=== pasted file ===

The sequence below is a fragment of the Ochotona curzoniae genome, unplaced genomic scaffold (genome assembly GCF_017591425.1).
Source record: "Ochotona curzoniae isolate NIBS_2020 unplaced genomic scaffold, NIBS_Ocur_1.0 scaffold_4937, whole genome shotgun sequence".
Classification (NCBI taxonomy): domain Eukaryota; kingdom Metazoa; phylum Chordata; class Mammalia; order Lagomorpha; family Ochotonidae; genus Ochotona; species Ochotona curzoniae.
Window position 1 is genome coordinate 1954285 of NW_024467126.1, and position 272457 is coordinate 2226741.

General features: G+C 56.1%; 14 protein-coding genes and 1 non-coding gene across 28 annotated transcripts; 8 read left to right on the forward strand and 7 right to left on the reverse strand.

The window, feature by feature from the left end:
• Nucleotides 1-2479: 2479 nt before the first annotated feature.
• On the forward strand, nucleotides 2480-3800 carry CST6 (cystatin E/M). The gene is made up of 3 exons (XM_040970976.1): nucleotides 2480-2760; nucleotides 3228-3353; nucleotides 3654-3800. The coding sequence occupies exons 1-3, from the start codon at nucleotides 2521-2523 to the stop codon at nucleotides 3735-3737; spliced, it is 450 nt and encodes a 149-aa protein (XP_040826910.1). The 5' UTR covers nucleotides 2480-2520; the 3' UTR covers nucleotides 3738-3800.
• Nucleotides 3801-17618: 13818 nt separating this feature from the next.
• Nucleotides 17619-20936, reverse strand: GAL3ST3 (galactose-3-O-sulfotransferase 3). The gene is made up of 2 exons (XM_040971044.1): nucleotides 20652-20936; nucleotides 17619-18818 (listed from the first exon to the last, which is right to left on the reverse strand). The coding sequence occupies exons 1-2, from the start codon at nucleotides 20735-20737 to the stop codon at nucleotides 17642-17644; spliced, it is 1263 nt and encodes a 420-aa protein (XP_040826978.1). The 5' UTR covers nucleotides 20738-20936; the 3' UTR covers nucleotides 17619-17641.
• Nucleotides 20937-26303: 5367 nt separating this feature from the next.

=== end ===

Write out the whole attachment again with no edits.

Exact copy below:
The sequence below is a fragment of the Ochotona curzoniae genome, unplaced genomic scaffold (genome assembly GCF_017591425.1).
Source record: "Ochotona curzoniae isolate NIBS_2020 unplaced genomic scaffold, NIBS_Ocur_1.0 scaffold_4937, whole genome shotgun sequence".
Classification (NCBI taxonomy): domain Eukaryota; kingdom Metazoa; phylum Chordata; class Mammalia; order Lagomorpha; family Ochotonidae; genus Ochotona; species Ochotona curzoniae.
Window position 1 is genome coordinate 1954285 of NW_024467126.1, and position 272457 is coordinate 2226741.

General features: G+C 56.1%; 14 protein-coding genes and 1 non-coding gene across 28 annotated transcripts; 8 read left to right on the forward strand and 7 right to left on the reverse strand.

The window, feature by feature from the left end:
• Nucleotides 1-2479: 2479 nt before the first annotated feature.
• On the forward strand, nucleotides 2480-3800 carry CST6 (cystatin E/M). The gene is made up of 3 exons (XM_040970976.1): nucleotides 2480-2760; nucleotides 3228-3353; nucleotides 3654-3800. The coding sequence occupies exons 1-3, from the start codon at nucleotides 2521-2523 to the stop codon at nucleotides 3735-3737; spliced, it is 450 nt and encodes a 149-aa protein (XP_040826910.1). The 5' UTR covers nucleotides 2480-2520; the 3' UTR covers nucleotides 3738-3800.
• Nucleotides 3801-17618: 13818 nt separating this feature from the next.
• Nucleotides 17619-20936, reverse strand: GAL3ST3 (galactose-3-O-sulfotransferase 3). The gene is made up of 2 exons (XM_040971044.1): nucleotides 20652-20936; nucleotides 17619-18818 (listed from the first exon to the last, which is right to left on the reverse strand). The coding sequence occupies exons 1-2, from the start codon at nucleotides 20735-20737 to the stop codon at nucleotides 17642-17644; spliced, it is 1263 nt and encodes a 420-aa protein (XP_040826978.1). The 5' UTR covers nucleotides 20738-20936; the 3' UTR covers nucleotides 17619-17641.
• Nucleotides 20937-26303: 5367 nt separating this feature from the next.